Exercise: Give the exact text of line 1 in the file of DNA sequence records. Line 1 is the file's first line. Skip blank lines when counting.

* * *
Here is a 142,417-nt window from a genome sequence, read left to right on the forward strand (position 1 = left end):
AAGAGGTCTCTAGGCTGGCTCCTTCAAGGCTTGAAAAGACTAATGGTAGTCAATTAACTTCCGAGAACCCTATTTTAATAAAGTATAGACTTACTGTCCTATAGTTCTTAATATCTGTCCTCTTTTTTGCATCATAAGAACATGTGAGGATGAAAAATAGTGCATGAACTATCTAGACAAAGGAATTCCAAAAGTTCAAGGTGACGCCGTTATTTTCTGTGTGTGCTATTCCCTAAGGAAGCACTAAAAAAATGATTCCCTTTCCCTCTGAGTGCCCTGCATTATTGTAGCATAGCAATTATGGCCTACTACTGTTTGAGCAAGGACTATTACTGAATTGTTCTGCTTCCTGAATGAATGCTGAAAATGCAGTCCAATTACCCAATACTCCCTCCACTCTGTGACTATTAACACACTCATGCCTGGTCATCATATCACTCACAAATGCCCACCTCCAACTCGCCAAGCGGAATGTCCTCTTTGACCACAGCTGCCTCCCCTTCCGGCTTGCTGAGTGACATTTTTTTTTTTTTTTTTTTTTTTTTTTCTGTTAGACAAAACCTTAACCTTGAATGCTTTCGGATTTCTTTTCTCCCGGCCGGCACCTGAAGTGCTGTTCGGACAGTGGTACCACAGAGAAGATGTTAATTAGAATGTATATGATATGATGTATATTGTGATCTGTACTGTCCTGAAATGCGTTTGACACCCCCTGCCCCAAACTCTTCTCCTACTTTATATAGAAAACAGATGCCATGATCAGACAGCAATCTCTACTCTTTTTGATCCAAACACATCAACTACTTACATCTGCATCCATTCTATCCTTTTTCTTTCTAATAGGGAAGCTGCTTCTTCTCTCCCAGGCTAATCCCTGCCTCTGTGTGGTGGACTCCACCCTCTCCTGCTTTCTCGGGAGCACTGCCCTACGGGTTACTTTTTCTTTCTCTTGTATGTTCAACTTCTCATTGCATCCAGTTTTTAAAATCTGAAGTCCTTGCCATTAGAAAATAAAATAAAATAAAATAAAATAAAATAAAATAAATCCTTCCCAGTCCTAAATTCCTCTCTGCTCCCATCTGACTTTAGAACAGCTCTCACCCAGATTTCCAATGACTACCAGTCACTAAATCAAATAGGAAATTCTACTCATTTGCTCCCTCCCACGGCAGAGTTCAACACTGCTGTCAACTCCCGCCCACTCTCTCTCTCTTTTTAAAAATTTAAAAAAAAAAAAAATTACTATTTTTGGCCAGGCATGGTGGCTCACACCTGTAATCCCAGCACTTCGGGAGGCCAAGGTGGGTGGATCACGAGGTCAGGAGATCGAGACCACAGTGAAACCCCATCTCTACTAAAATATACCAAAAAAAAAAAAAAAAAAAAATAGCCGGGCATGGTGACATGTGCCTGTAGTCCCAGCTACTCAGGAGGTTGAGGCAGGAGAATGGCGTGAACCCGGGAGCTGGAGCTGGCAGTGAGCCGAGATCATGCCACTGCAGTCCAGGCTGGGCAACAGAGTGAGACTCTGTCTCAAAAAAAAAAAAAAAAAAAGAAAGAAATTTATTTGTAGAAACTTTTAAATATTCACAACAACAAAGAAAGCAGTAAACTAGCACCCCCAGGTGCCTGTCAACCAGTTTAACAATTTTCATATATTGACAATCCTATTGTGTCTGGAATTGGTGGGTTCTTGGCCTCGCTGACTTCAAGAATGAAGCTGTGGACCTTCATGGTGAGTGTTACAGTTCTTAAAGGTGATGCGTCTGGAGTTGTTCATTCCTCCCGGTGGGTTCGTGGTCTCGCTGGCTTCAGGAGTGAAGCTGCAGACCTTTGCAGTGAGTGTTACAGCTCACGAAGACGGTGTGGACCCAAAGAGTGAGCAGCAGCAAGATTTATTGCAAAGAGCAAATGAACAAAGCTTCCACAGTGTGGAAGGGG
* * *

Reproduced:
Here is a 142,417-nt window from a genome sequence, read left to right on the forward strand (position 1 = left end):